Points to note

  • Fault modeling occurs at various level of detail. e.g. Transistor level, Gate level etc
  • FastScan does equivalence fault collapsing before going for pattern generation
  • Generally, ASIC vendors have restrictions on the number of IDDQ measurements they allow.
  • By combining IDDQ testing with traditional stuck-at fault testing, you can greatly improve the overall test coverage of your design.
  • You can turn dynamic pattern compression on with the Set Atpg Compression On command in FastScan
  • Each scan pattern is as long as the longest scan chain. So it is desirable to have balanced scan chains to the extent possible.
  • The ATE (Automatic Test Equipment) also imposes limitations on the number of allowable scan chains in a design.
  • Lock up Latches can be used in a scan chain to avoid race conditions(hold time violatoins) that occur due to clock skew
  • Always group the negedge flops and place them in the begining of the scan chain or you will have to insert a lockup latch whenever a negedge flop follows a posedge flop in a scan chain.
  • Exclude flip flops that constitute reset and clock generation circuits

Why At-speed testing?

Why are stuck-at faults more efficient when applied at the circuit’s rated clock?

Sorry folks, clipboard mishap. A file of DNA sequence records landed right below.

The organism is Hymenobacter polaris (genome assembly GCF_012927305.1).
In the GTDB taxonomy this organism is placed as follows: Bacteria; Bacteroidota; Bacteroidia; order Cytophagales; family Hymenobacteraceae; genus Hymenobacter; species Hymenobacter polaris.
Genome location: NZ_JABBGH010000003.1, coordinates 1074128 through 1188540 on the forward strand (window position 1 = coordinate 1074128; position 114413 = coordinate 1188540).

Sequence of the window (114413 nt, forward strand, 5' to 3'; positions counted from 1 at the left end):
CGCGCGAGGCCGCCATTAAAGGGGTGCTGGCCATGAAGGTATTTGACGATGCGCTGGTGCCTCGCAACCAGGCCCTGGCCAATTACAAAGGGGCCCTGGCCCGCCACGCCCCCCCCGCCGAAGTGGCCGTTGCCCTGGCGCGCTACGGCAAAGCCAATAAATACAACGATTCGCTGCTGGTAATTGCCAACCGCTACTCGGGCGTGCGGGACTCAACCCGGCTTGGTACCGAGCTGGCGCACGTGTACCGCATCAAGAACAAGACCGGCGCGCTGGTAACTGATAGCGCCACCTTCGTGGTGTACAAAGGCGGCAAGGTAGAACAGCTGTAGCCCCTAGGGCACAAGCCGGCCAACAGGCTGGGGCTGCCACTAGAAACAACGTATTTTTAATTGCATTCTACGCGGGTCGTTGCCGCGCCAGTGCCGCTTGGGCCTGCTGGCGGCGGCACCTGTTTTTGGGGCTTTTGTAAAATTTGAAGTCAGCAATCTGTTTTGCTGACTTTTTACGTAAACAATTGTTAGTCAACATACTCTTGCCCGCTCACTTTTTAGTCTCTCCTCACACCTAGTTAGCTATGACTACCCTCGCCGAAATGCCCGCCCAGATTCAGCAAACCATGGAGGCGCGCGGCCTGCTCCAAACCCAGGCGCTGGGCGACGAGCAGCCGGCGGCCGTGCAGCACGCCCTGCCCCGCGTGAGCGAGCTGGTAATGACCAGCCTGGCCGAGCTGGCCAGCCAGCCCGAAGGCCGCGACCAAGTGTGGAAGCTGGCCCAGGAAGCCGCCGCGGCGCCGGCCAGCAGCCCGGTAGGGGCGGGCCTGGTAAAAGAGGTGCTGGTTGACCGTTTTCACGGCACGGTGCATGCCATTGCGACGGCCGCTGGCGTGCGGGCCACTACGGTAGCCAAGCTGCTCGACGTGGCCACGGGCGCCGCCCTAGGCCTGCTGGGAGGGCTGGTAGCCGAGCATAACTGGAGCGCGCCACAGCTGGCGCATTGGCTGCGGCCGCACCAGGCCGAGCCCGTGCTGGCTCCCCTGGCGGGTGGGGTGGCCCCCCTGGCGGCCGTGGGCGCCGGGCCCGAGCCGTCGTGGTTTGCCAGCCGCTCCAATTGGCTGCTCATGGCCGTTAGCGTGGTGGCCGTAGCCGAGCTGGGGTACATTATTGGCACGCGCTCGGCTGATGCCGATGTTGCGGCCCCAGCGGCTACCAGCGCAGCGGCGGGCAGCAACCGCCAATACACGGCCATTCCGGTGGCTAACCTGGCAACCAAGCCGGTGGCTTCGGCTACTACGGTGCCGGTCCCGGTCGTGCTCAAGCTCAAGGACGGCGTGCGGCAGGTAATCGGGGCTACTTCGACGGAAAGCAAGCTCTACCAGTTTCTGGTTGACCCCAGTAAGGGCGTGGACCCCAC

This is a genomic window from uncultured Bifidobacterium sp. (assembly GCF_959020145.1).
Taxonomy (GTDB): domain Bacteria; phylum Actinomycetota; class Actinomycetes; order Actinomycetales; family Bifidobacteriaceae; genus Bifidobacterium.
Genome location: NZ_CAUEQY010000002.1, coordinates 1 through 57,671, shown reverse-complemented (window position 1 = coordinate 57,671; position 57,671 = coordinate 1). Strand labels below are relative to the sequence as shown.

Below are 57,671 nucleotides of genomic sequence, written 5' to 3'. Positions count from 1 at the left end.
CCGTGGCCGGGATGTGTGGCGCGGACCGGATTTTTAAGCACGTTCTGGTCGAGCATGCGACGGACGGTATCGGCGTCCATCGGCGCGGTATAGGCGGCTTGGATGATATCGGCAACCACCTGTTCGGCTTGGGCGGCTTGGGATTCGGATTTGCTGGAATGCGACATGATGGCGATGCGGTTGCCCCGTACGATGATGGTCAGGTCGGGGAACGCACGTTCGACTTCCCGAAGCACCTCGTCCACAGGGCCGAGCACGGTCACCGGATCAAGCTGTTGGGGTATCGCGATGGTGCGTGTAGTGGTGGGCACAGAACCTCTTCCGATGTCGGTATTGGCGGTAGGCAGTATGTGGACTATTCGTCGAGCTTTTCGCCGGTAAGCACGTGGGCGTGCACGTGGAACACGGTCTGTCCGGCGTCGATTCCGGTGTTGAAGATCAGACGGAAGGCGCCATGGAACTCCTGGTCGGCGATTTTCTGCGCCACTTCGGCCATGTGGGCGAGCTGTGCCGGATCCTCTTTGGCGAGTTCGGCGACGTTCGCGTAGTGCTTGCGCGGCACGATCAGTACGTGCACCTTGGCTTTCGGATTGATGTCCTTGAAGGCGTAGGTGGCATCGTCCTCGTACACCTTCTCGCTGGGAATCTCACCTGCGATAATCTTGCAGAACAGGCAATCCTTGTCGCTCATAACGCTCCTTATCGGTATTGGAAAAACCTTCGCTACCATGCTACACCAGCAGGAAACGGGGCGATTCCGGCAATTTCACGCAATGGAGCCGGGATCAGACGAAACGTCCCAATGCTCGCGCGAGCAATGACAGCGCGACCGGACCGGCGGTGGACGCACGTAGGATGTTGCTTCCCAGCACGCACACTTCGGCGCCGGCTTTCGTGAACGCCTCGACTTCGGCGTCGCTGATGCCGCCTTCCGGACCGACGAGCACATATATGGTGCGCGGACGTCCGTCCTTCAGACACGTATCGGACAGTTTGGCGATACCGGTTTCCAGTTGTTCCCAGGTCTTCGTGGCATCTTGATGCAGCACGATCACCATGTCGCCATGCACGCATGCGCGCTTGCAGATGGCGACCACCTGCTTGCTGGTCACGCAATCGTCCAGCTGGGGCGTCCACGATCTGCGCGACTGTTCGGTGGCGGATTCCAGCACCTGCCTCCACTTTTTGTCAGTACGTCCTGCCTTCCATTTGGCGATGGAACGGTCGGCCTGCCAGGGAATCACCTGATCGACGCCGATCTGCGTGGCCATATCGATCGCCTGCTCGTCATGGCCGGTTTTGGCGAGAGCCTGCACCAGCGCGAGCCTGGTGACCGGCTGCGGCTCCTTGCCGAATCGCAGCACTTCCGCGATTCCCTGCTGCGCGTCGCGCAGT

Timing failures can occur when a circuit operates correctly at a slow clock rate, and then fails when run at the normal system speed. In other words, when stuck-at fault tests are applied at a slower clock rate some faults which are a manifestation of timing failures could not have been detected. Such faults, if present will fail the chip ultimately. Hence At-Speed testing which is nothing but applying tests at the rated clock speed could detect such chips which are bound to fail due to timing failures.

Random Vs Deterministic Test Pattern Generation

Random Test Pattern Generation – RTPG

Deterministic Test Pattern Generation – DTPG

RTPG can never identify redundant faults while DTPG does. However, it can be useful on testable faults terminated by DTPG. Hence, as an initial step using a small number of random patterns can improve ATPG performance.

The very definition of RTPG and DTPG can prove the above statement. In DTPG, also called ATPG, there are some algorithms used to find a pattern that detects a particular fault. These ATPG algorithms have the ability to find if a fault is redundant or not. There are algorithms(called Redundancy Identification RID algorithms) which analyze the circuit without targeting any specific faults and can find many, but not all, redundant faults.

Whereas RTPG, like in Logic BIST, applies random vectors and tries to choose the best minimum possible patterns targeting a particular fault coverage. (The coverage of random patterns is observed to saturate between 60-80% of coverage)

What does hookup-pin mean?

Consider the scenario where you have all the test signals as shared signals except for a dedicated test_mode signal

If you define the scan enable signal as a shared signal then you must and that signal with an active high test_mode signal to produce the scan enable signal internally

Now the output of this AND gate in your design would become your scan enable hookup-pin

hookup-pin is considered by the tool as the source of scan enable and will assume that this pin is directly controllable from a primary input

Note: The term hookup-pin could be particular to Mentor tools